Customer Experience Optimization … 10 Employee Actions that Lower It

Customer service actions that are remarkable get talked about. And getting talked about in this light is a great thing, right? No question. So to reduce customer experience optimization is a big no-no.

 

People will forget what you said, people will forget what you did, but people will never forget how you made them feel.

Maya Angelou

Before we continue, let me ask you a question. 

What works best for customer experience design in your business? We would love to hear what it was. Would you do us a favor and post it in the comments section below? Be the one who starts a conversation.

 

With the advent of the Internet, the number of marketing options available to both budding and experienced entrepreneurs has become staggering.

 

We often get questions and comments on delivering great customer service and experiences. From clients and customers commenting on our blog. Many relate to customer service actions that are reminders of what we already know (but we occasionally forget). These are big enablers of customer service. They usually won’t create Wow service on their own, but their absence is noted by customers and lowers excellent customer service to just good enough or less.

 

Related: My Best Examples of Customer Experience Stories

 

Here are eight well-known customer service actions that are effective in keeping us on track, so we consistently deliver what our customers want from us.

 

Much of how we help people deliver better customer service is with examples. These are fun and useful because we all have them (since we’re all customers.) And sometimes it helps to look at examples of things we shouldn’t say to customers. That is if we want them to keep coming back.

 

So, here is my top 10 list of actions not to take or things you should never say to a customer that we often use in client workshops:

 

Lower customer experience … following a script

Because scripts and checklists are all the rage now, employees are scripted to death. Many feel (and some are told) they are not there to think but to follow the script. And often that’s exactly what they do, even when it makes no sense and wastes the customer’s time.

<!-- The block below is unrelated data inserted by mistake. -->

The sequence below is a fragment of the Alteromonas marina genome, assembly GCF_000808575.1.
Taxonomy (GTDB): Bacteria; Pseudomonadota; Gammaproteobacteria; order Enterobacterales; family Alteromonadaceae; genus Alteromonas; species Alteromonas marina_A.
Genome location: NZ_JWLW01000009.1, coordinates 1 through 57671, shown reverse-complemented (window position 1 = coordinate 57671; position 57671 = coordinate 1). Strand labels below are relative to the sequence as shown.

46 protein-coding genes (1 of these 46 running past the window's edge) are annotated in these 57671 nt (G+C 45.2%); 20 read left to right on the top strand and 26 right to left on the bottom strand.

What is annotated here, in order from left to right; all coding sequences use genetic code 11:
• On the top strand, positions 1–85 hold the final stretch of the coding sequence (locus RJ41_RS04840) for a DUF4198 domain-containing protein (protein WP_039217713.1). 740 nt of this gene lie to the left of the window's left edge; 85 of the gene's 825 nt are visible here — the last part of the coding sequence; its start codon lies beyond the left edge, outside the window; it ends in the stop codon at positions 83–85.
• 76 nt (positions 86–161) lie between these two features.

When I hear a script, I wonder if the person has the capability to help me. Not a confidence builder, is it? If you have a script or checklist, pay attention to the real world too. Your customers will thank you.

Related post: Client Satisfaction …10 Secrets to Improve Customer Experience

 

not my error
Never say not my error.

  

Not my error

Never pass the buck or blame someone else, especially if they’re part of your company. You don’t look any better or smarter by doing so. But you certainly appear uninterested in solving the customer’s problem. Your time is better spent fixing and helping rather than blaming and finger-pointing.

  

I’m sorry if you feel that way

People often say this as an apology. But it’s not. Because it again shifts the blame to the customer.

 

If you’re sorry, then say so. Don’t qualify it. When customers hear an apology like this, they understand what you’re doing. You’re saying, “I know I’m supposed to apologize, but I don’t want to.

 

Related: Crash Course on How to Apologize to a Customer

 

A better option is just to say “I’m sorry this happened” or simply “I’m sorry.”

It tells the customer you are sorry for the situation the customer is in without making you responsible for it.

 

Customer experience optimization … just calm down

Is there ever a situation where this has the intended effect? Not that we can see. It seems like you are tossing gasoline on the fire.

 

More like they’ll get even angrier while they tell YOU to calm down. They’ll escalate the matter, and they’ll probably become a former customer.

 

Listen, let them vent, have them talk to someone else if they want. But never tell them to calm down.

 

 Recording: Your call is very important to us.

I hear this so often I ignore it. And that is how it should be. A recorded message is not the place to tell your customers how much you value their business. Do it with a real, live, caring human being. That’s a message your customers will believe (and respond to).

 

 Customer experience strategy … you made a mistake

We all know customers make mistakes. Everyone makes mistakes. But when you point it out in a direct and blatant way, you risk offending or embarrassing your customer. How would you like it? No blaming is needed. Instead, focus on helping them understand the right way to do things so they won’t make the mistake again.

 

 Talk to corporate office